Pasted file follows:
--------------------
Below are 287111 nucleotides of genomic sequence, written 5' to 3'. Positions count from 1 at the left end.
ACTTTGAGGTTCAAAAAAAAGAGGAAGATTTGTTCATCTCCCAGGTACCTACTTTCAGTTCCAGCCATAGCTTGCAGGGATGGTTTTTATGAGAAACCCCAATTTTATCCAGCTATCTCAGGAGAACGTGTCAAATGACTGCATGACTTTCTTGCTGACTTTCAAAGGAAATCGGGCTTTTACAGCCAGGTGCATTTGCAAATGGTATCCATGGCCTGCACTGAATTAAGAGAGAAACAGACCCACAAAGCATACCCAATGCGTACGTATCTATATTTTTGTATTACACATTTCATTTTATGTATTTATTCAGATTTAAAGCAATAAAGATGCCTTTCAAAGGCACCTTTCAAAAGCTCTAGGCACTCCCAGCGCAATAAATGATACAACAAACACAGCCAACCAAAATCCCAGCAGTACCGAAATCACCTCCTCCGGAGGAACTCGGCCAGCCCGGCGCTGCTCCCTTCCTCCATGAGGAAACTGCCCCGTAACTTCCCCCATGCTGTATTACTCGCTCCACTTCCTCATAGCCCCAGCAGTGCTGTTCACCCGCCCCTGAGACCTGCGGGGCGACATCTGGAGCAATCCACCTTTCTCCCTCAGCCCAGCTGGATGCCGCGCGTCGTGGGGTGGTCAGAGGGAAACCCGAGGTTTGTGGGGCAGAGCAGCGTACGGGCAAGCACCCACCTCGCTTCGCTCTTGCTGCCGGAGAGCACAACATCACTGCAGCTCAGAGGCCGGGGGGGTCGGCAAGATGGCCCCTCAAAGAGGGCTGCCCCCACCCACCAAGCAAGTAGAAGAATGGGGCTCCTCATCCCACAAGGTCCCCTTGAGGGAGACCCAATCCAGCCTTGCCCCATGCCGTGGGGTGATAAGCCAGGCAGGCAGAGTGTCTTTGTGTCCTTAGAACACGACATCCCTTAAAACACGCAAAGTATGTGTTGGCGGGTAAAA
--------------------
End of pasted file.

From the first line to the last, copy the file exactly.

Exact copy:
Below are 287111 nucleotides of genomic sequence, written 5' to 3'. Positions count from 1 at the left end.
ACTTTGAGGTTCAAAAAAAAGAGGAAGATTTGTTCATCTCCCAGGTACCTACTTTCAGTTCCAGCCATAGCTTGCAGGGATGGTTTTTATGAGAAACCCCAATTTTATCCAGCTATCTCAGGAGAACGTGTCAAATGACTGCATGACTTTCTTGCTGACTTTCAAAGGAAATCGGGCTTTTACAGCCAGGTGCATTTGCAAATGGTATCCATGGCCTGCACTGAATTAAGAGAGAAACAGACCCACAAAGCATACCCAATGCGTACGTATCTATATTTTTGTATTACACATTTCATTTTATGTATTTATTCAGATTTAAAGCAATAAAGATGCCTTTCAAAGGCACCTTTCAAAAGCTCTAGGCACTCCCAGCGCAATAAATGATACAACAAACACAGCCAACCAAAATCCCAGCAGTACCGAAATCACCTCCTCCGGAGGAACTCGGCCAGCCCGGCGCTGCTCCCTTCCTCCATGAGGAAACTGCCCCGTAACTTCCCCCATGCTGTATTACTCGCTCCACTTCCTCATAGCCCCAGCAGTGCTGTTCACCCGCCCCTGAGACCTGCGGGGCGACATCTGGAGCAATCCACCTTTCTCCCTCAGCCCAGCTGGATGCCGCGCGTCGTGGGGTGGTCAGAGGGAAACCCGAGGTTTGTGGGGCAGAGCAGCGTACGGGCAAGCACCCACCTCGCTTCGCTCTTGCTGCCGGAGAGCACAACATCACTGCAGCTCAGAGGCCGGGGGGGTCGGCAAGATGGCCCCTCAAAGAGGGCTGCCCCCACCCACCAAGCAAGTAGAAGAATGGGGCTCCTCATCCCACAAGGTCCCCTTGAGGGAGACCCAATCCAGCCTTGCCCCATGCCGTGGGGTGATAAGCCAGGCAGGCAGAGTGTCTTTGTGTCCTTAGAACACGACATCCCTTAAAACACGCAAAGTATGTGTTGGCGGGTAAAA